Last night, after a good deal of research and debate, we decided that our flight today would be from Hagerstown (KHGR) to Danville, Virginia (KDAN), just north of the N. Carolina border. After stopping for lunch at a truck stop diner near the airport, an experience in itself, for this is hillbilly territory, we decided to fly further south and Chapel Hill looked like the obvious place to stay overnight. Our original plan had been to spend the whole weekend here, but the hotels here are overflowing, with no more rooms to be had for Saturday. A university footmall match (American football that is) is taking place and "football is very big in the southeastern states" (said a young man whom we met today). That's why.
To add a little detail...
Our departure this morning was fraught with difficulties, although we had a cheap and easy ($11) taxi ride to the airport despite yesterday's warnings about Hagerstown taxi drivers. Chris wants to continue the story by dictation:
Invariably, I ensure that chocks are removed during my walkaround. Today, however, I did the walkaround a long time before our planned departure time, because I had been anticipating a delay while the aircraft was refuelled. However, we found that it had already been fuelled. The helpful FBO attendant advised me not to remove the chocks until the last minute, because the aircraft was parked on a slope. I filed my IFR flightplan to Danville and close to the appropriate departure time we walked to the aircraft; another FBO man arrived on a golfcart and, at Alison's request, cleaned our windscreen. He then removed the chocks and drove away with them on his golf cart. We climbed into the aircraft and, looking at my kneepad, I realised that I had made the assumption that we were departing from Binghamton rather than Hagerstown. Question: had I filed a departure from Binghamton or had I simply mistakenly written it on my pad? This necessitated a call to Flight Service who confirmed that the flight plan had been filed to depart from Binghamton. It was, unfortunately, too late to modify the flightplan, this already being with Binghamton Departure. I therefore filed a new flightplan from Hagerstown. However, I had to allow enough time for the revised flightplan to arrive in Hagerstown. During the wait, we went through our checklist and started the engine. When I tried to taxi forward, the aircraft would not move. This required us to shut down the engine and inspect the wheels to find one chock still in place in front of the front wheel. This was removed, and the engine restarted, and an uneventful flight was made to Danville.The flight may have been uneventful; it was certainly beautiful, once again in smooth, if hazy air. We crossed the border into Virginia almost immediately, overflying the Shenandoah valley area near Winchester, where we'd stayed in April '14 with John and Jill. Ahead were waves of Appallachian mountains, forested ridges and steep grassy valleys, continuing into the distance. We remembered driving the Blue Ridge Parkway in 1989 and climbing Grandfather Mountain in the Smoky Mountains further south, all part of the same range. From the air you could see why they'd called it the Blue Ridge.
Our truckstop lunch place was called 'The 58', after the highway. Solitary, elderly men were dining there, served by friendly waitresses. One old man, wearing blue denim dungarees, had an elaborate pony tail under his embroidered cowboy hat. Sad to say, he could hardly walk to his car; there was something very wrong with him. A lady diner jumped up to help him at the door. The TV sets in thse public places broadcast a continuous flow of adverts for medical insurance or miracle medications. I wondered if he could afford it.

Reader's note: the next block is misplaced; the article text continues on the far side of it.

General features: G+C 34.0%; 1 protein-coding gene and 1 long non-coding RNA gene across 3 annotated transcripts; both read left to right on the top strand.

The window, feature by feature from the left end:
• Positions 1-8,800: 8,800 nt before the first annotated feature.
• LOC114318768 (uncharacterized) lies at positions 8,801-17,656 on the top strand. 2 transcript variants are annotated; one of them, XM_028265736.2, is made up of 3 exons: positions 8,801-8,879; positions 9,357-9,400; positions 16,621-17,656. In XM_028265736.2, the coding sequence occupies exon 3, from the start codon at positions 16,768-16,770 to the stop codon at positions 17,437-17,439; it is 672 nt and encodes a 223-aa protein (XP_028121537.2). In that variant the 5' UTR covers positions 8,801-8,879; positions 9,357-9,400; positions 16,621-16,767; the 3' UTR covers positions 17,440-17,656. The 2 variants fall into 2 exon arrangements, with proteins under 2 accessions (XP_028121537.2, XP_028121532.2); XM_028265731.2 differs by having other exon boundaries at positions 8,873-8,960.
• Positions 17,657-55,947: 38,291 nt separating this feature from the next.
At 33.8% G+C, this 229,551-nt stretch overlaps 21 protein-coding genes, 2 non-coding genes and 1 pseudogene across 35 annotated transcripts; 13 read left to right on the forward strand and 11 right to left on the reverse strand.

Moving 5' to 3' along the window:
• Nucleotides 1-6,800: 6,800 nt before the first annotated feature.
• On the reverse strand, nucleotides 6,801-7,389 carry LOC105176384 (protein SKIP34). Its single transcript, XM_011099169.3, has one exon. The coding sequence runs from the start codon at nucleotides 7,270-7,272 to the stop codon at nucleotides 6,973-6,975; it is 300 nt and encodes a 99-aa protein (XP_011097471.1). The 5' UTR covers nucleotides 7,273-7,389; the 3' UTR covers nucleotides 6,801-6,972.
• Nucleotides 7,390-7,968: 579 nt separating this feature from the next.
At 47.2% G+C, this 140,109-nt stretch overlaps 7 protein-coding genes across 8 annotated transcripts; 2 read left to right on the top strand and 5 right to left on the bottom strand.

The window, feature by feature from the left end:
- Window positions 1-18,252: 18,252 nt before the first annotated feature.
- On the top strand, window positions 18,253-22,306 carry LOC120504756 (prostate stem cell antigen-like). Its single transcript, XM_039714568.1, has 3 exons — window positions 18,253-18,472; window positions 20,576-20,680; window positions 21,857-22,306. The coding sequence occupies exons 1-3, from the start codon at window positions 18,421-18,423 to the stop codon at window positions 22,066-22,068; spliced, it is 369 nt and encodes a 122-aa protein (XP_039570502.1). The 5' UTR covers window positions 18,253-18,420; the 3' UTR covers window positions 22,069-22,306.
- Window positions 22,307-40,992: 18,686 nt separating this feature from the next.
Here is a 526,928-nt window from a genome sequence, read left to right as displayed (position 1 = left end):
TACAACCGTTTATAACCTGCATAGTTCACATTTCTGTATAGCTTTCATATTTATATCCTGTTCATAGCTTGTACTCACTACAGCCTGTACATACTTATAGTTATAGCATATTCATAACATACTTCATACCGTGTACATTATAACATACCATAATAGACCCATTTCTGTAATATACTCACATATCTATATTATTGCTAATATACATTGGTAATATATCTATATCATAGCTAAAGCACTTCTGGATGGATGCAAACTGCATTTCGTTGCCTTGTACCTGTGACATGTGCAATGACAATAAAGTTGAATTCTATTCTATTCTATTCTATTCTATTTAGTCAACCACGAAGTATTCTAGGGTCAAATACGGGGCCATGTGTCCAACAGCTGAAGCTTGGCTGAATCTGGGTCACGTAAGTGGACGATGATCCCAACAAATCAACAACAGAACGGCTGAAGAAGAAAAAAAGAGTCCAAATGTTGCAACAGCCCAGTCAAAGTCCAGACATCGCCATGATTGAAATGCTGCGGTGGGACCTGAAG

As in all the places we've stopped at so far on this trip, there was a church of one denomination or another beside every shopping plaza. The churches must surely teach their congregations kindness, consideration, good manners and respect, because those qualities are much in evidence. Once again we were driving a car belonging to someone at the Danville FBO, who had entrusted us with his car key. It seems to be the done thing in the states. When we landed in the sea of trees at Chapel Hill airport, at the end of the next hop, just half an hour's VFR flight to this small airport, the young ramp attendant, who has been studying history and military strategy or something at the UNC, called us Sir or Ma'am every time he spoke to us. He takes his job very seriously and has ambitions to be a military man. In his office hangs the Lineman's Creed:
It is impossible to accurately measure the results of fuelling aircraft safely. No one can count the fires that never start or the engine failures and the forced landings that never take place. And one can neither evaluate the lives that are not lost nor plumb the depths of the human misery we have been spared. But the man with the fuelling hose can find lasting satisfaction in the knowledge he has worked wisely and well, and that safety has been his first consideration.Chapel Hill downtown is a far cry from Hagerstown. Instead of the rather haunted and hungry-looking poor people who sit on doorsteps hoping for the best, this place is swarming with well fed, self-confident, sporty, well-heeled young students in blazers or posh cars. I remember and like the elegance of Chapel Hill's architecture, especially the tall white tower and spire of the United Church on the campus. We saw the Morehead Planetarium again that had once inspired our 11 year old son to become the astronomer he now is. We are staying in a well appointed motel opposite a familiar shopping plaza on the edge of town. The house we used to rent in Landerwood Lane is not much more than a mile from here, but we didn't venture that far to see it again. We had supper at a downtown Thai restaurant instead.